What We Really Need
Scripture - Mark 5:21-43
“Grant that we may follow the example of Jesus’ patience.” That is what Thomas Cranmer, the author of the original Book of Common Prayer, wrote as a prayer to be used on Palm Sunday, the Sunday before Easter. It is in the prayer book I grew up with. But what does he mean by patience? Patience is love for the long haul; it is bearing up under difficult circumstances, without giving up or giving in to
bitterness. Patience means working when gratification is delayed. It means taking what life offers – even if it means suffering – without lashing out. And when you are in a situation that you are troubled over or when there is a delay or pressure on you or something is not happening that you want to happen, there is always a temptation to come to the end of your patience. You may well have lost your patience before you were even aware of it.
Cranmer’s prayer is especially poignant because it is prayed the week before Easter, the time when we remember J’s
sacrificial death on the cross. Jesus displayed patience not just in the way he faced his execution & his enemies. He also displayed remarkable patience with his disciples – think of his patience with them in the storm last week - & with the people he met throughout his life.
Mark tells of a meeting of Jesus with a religious leader, a ruler in the synagogue, named Jairus. He would have been a man of great devotion to God, morally respectable, as well as a man of wealth & social prominence. Mark writes: < 5:21-22 >
Here is a man of authority & social standing, yet he falls at the feet of a Galilean carpenter. That is pretty unusual, don’t you think? He must be desperate. So, what is the problem? Mark tells us: < 5:23-24a >
His little girl is as good as dead. That is the language he uses: She is going to die unless Jesus comes. So, you can imagine Jairus’ excitement when he realizes there is hope for his dying daughter. Yet his insides must be churning with fear that he & Jesus will be too late. So, Jesus, Jairus, & the disciples hurry toward Jairus’ home, & they are followed by a crowd of people eager to see another miracle. < 5:24b-26 >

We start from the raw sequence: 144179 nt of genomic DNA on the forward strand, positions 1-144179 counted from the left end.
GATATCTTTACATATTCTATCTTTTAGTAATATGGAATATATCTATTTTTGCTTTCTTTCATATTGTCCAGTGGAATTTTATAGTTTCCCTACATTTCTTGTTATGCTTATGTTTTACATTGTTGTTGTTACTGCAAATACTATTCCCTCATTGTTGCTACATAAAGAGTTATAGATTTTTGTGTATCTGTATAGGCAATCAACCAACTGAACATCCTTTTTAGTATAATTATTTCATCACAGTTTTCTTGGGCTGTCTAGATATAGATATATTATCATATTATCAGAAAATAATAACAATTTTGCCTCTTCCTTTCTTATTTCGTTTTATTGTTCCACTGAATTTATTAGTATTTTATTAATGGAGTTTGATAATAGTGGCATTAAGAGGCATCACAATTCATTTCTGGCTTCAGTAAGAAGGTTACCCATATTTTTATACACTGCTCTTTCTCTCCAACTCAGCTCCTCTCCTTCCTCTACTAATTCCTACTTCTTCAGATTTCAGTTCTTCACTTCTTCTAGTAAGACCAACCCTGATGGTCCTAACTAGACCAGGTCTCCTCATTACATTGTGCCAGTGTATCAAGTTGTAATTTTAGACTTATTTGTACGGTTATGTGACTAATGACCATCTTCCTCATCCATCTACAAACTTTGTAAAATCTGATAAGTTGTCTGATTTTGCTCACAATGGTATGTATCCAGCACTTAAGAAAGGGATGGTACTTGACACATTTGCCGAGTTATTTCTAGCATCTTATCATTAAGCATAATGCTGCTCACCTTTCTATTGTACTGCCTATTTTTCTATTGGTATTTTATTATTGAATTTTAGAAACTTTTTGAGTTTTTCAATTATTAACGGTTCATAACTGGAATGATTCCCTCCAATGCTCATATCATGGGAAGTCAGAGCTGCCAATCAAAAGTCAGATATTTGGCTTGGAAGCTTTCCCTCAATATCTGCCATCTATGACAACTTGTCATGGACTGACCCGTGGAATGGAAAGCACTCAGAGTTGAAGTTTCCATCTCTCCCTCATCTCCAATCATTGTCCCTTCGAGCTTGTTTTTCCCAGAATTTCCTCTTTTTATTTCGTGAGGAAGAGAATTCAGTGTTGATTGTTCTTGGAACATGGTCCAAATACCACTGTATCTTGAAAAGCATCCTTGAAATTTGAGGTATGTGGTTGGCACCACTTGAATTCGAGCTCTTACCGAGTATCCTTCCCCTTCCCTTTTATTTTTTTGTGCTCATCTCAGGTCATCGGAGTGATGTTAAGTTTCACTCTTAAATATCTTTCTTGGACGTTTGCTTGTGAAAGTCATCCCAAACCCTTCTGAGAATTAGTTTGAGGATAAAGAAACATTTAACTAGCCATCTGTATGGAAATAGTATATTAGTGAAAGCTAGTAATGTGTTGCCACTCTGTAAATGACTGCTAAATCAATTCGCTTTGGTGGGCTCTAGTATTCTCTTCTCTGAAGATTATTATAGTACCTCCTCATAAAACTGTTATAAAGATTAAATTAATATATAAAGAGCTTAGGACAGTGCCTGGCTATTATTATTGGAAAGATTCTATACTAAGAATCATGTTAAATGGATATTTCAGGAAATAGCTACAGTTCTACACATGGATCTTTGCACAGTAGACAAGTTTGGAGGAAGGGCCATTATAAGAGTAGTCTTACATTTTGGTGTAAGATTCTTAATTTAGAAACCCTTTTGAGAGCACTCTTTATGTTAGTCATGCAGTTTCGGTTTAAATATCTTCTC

It is interesting that Mark says that she had suffered a lot under the care of many doctors… in fact, she had gotten worse. In other words, she had not simply been suffering from her disease, but also from the cures. She had exhausted all her finances, & all the medical options. < 5:27-30a >
The crowd is pressing in on Jesus, this woman touches him & is healed, & we read that Jesus realized power had gone out from him. This is the first time the Greek word Dunamis, from which we get the word ‘dynamite,’ is used in the book of Mark. Jesus had a sensation of weakness, of draining, & he knows that there has been a healing. He has lost power so she could gain it. He stops the entourage, the emergency procession, & he turns around & says: Who touched my clothes? < 5:30b-33 >
When Jesus finds the person who was healed by tapping into his power, he stops & has her tell the whole truth, the whole story of what happened.
Imagine Jairus’ anxiety during all of this; & the disciples’ irritation; & Jesus’ patience & composure. This woman with a chronic condition is getting attention instead of a little girl who has an acute condition. Jesus chooses to stop & talk with the woman who has just been healed. This makes no sense. It is irrational. In fact, it is worse than that: it is malpractice! If these 2 were in the same emergency room, any doctor who treated the woman first & let the little girl die would be sued. And Jesus is behaving like such a reckless doctor. Jairus & the disciples must be thinking, “What are you doing? Do you not understand the situation? Hurry, or it will be too late. The little girl needs help now, Jesus. Hurry!”
But Jesus will not be hurried. As he is standing there & talking with the woman, the thing that Jairus feared all along happens. < 5:35 >
Imagine how Jairus feels about Jesus at that moment. But Jesus looks at him calmly &… < 5:36 >
Jesus says to Jairus, “Trust me. Be patient. There is no need to worry.” Every culture has a different sense of time. This becomes glaringly evident in cross-cultural encounters & events. Picture a wedding where a groom comes from a culture where being 15 or 30 minutes late is okay, while the bride is from a culture that frowns on any tardiness whatsoever. She & her bridesmaids are ready for the wedding, but the groom is not there & it is 15 minutes late. On the left side of the sanctuary there is handwringing & worried glances. On the right side, everyone is calm. Timing is relative. And everyone has a sense of “this is the right time, but this is not.”
God’s sense of timing will confound ours, no matter what culture we are from. His grace rarely operates according to our schedule. When Jesus looks at Jairus & says, Don’t be afraid; just keep trusting, in effect he is looking over Jairus’ head at all of us & saying, “Remember how when I calmed the storm, I showed you that my grace & love are compatible with going through storms, though you may not think so? Well, now I am telling you that my grace & love are compatible with what seem to you to be unreasonable delays.” It is not, “I will not be hurried even though I love you;” rather it is “I will not be hurried because I love you. I know what I am doing. And if you try to impose your understanding of schedule & timing on me, you will struggle to feel loved by me.” Jesus will not be hurried, & as a result, we often feel exactly like Jairus, impatient because he is delaying irrationally, unconscionably.